The Process Approach to Understanding Human Motor Behavior: An Introduction
J. A. Scott Kelso Haskins Laboratories and The University of Connecticut
What is your conceptualization of skilled behavior? What does the word "skill" mean to you? Think about what processes underlie the exquisite coordination and timing of the ballerina, the perfectly executed pass from quarterback to wide receiver, the speed and gracefulness of a Pelé, the anticipation of a Mohammed Ali, the precision of a pianist. We all can recognize the outcome or the product of highly skilled performance, but how does this outcome materialize? What processes underlie the acquisition of skill and the control of movement? This is the overriding question that we are going to examine in some depth in the following chapters, and one that not only myself but my fellow contributors place at the forefront.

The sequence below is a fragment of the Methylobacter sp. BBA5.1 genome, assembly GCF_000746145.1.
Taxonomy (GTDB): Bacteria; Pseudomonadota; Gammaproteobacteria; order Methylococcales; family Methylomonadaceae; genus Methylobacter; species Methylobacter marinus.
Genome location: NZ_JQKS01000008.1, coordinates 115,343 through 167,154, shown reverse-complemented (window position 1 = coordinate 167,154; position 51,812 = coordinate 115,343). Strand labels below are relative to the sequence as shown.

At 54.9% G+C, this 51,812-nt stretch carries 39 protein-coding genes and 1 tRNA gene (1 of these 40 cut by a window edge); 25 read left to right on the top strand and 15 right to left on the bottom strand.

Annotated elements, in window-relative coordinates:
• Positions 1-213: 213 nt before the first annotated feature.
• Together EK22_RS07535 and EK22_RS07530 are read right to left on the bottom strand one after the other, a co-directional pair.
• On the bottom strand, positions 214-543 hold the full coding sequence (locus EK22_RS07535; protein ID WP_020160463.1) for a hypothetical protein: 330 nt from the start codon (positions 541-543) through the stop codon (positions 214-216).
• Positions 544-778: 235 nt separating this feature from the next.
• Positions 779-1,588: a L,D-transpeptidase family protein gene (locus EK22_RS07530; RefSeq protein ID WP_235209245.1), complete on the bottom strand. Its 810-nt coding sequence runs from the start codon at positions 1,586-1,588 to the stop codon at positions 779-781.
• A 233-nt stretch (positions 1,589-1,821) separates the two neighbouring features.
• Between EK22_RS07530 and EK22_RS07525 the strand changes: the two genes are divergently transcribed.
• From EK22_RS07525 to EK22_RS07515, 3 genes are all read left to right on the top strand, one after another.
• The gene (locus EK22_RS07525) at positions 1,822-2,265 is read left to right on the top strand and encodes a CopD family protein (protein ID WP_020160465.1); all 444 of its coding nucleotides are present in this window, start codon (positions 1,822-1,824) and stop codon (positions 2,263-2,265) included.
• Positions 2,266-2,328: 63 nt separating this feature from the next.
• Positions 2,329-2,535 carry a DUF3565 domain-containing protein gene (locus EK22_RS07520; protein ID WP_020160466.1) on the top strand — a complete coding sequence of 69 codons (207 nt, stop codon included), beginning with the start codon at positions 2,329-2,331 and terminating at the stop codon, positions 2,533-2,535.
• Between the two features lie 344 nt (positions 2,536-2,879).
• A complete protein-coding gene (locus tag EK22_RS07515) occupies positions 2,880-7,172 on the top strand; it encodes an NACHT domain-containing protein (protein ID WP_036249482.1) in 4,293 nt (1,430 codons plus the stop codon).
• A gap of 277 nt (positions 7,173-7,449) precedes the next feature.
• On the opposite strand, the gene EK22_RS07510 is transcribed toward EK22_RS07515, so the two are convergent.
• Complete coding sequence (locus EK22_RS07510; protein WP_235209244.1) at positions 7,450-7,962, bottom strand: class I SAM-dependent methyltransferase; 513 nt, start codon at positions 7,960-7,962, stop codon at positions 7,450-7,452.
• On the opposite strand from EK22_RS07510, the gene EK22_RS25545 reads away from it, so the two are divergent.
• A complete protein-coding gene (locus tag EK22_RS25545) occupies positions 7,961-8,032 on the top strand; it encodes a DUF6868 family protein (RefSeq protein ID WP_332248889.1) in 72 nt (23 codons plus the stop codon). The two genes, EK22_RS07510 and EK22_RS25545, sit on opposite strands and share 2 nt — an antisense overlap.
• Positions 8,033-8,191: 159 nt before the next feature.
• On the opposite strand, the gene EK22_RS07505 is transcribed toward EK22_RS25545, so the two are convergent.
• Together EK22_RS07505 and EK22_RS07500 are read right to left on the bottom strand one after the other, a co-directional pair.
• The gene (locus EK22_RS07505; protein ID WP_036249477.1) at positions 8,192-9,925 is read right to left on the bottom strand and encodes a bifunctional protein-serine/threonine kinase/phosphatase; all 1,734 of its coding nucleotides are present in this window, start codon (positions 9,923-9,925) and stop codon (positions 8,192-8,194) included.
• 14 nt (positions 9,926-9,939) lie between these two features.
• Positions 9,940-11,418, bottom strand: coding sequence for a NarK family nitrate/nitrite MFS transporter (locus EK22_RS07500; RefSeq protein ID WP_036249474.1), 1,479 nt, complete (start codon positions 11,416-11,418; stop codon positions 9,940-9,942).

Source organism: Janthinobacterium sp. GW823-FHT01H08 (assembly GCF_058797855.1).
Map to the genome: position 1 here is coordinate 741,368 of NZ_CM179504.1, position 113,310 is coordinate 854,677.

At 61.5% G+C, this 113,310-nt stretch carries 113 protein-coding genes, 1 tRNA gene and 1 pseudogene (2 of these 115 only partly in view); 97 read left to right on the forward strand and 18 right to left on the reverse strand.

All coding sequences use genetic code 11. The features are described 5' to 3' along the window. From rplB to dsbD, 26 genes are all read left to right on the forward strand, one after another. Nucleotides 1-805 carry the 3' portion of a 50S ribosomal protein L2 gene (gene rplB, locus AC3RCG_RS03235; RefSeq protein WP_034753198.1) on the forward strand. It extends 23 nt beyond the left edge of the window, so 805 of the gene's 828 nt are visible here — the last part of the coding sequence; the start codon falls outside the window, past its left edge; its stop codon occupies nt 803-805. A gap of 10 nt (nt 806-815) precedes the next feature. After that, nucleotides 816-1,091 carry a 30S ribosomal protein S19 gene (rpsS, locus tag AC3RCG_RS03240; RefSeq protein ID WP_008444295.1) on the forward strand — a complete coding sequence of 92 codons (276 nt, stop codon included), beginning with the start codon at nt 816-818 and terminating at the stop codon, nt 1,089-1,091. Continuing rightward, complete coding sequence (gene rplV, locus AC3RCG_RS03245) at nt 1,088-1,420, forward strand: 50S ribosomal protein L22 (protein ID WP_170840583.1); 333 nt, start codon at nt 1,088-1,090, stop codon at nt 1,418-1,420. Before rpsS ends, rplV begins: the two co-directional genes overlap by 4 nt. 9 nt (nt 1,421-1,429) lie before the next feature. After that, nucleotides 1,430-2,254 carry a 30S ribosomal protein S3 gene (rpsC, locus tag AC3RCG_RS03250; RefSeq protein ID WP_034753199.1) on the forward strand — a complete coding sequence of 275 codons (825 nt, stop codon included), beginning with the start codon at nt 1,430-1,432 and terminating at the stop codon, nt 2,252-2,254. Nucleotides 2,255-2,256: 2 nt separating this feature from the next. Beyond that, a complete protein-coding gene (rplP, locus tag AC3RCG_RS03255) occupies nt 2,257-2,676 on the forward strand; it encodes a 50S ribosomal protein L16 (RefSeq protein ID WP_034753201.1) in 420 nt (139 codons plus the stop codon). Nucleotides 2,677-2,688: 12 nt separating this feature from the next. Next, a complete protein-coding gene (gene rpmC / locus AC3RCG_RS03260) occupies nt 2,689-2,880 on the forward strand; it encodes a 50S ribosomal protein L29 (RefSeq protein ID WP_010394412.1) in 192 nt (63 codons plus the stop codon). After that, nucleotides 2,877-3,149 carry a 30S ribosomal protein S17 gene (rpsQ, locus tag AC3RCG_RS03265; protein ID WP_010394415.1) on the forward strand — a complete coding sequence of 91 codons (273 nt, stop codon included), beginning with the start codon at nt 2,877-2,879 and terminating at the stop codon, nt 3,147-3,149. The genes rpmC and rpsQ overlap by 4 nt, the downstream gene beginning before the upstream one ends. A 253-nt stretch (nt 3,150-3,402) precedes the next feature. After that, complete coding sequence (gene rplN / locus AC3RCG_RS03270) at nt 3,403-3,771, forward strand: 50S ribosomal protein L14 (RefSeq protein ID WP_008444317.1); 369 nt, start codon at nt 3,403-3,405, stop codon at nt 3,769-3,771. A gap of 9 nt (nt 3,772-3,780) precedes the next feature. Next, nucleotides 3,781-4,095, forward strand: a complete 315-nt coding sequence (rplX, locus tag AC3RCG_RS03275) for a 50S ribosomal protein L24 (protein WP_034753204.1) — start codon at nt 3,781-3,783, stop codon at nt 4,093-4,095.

Throughout this discourse we make an implicit assumption. Namely, that striving to understand the underlying processes in acquiring skill will enable you--as students and teachers--to analyze situations in which you are confronted with a problem related to movement behavior. It may be a child who has difficulty in learning simple skills, a patient who is learning to use a prosthetic device such as an artificial limb, a skilled performer in an athletic team who, for some reason, is not performing as well as he/she might. Whatever the case, we are assuming some intrinsic benefits to you arising from a fuller understanding of what goes on when people learn skills.